On 26 January 2021, the Basel Committee for Banking Supervision (BCBS) published a consultation with regards to two technical amendments to the standards on minimum haircut floors for securities financing transactions (SFTs). The technical amendments seek to address an interpretative issue relating to collateral upgrade transactions, and to correct for a misstatement of the formula used to calculate haircut floors for netting sets of SFTs.
On 16 March 2021, the European Banking Authority (EBA) also announced that it will change the Basel III monitoring exercise from a voluntary nature to a mandatory requirement by December 2021, to ensure wider jurisdictions are following the standards, and thus more credit institutions will be required to comply.
ISLA, jointly with ICMA, have submitted a response to the BCBS consultation, and although the memberships approved the technical amendments proposed, they have taken this opportunity to advocate more broadly around the scope of the new rules, requesting an exclusion for securities lending activity from the standards outlined in CRE56, which refers to minimum haircut thresholds.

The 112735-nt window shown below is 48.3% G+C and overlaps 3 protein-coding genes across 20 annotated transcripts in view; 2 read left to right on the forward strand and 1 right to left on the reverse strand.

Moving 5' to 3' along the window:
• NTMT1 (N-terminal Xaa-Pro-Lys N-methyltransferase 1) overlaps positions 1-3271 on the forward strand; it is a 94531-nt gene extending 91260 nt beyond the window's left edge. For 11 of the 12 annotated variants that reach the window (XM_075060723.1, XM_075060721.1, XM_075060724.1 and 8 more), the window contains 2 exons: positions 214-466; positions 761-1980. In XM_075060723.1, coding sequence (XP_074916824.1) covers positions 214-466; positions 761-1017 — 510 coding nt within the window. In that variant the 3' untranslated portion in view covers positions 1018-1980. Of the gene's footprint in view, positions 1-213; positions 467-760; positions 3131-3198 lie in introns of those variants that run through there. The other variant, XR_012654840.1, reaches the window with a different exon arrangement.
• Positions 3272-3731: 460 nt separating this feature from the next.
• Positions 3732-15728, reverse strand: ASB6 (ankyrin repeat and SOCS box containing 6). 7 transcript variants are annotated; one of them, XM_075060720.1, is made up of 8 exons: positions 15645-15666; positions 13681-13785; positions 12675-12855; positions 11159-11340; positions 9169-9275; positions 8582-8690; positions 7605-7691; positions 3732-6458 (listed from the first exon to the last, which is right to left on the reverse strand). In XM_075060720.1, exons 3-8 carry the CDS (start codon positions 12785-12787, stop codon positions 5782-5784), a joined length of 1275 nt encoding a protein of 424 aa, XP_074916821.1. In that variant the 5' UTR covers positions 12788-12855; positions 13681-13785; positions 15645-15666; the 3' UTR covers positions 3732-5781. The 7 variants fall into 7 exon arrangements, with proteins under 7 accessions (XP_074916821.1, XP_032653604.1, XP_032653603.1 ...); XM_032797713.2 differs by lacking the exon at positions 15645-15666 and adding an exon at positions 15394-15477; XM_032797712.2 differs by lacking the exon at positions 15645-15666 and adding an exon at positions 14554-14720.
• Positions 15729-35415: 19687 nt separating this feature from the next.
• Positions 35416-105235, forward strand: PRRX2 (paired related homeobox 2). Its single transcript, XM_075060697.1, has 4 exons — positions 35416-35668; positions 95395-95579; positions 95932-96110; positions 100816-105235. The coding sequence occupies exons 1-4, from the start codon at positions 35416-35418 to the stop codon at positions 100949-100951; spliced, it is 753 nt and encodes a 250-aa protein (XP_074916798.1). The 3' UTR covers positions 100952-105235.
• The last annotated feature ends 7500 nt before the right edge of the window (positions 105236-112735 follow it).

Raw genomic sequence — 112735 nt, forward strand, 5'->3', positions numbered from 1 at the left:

In their response, the joint associations wrote: “The most frequent motives for a bank to borrow securities are to source superior collateral to improve their liquidity position, for example through a collateral upgrade, as well as to facilitate client short sale transactions. Current market practice within the industry is for the party that is initiating the borrow, to pay the haircut on the collateral delivered.
“The haircut is not determined by the relative asset quality of the two legs, or credit worthiness of the two parties. The framework should make clear that it is applicable to the party receiving the collateral and hence the party determining the haircut, and not the collateral provider, who as the haircut payer, will always fail to meet the minimum haircut threshold.”
Exclusion of the haircut payer in securities borrow transactions should be independent of:
a) the type of collateral posted to the lender (non-cash securities or cash);
b) whether the lender can re-pledge or re-sell the securities collateral received respectively; and
c) how any cash collateral received is re-invested by the lender.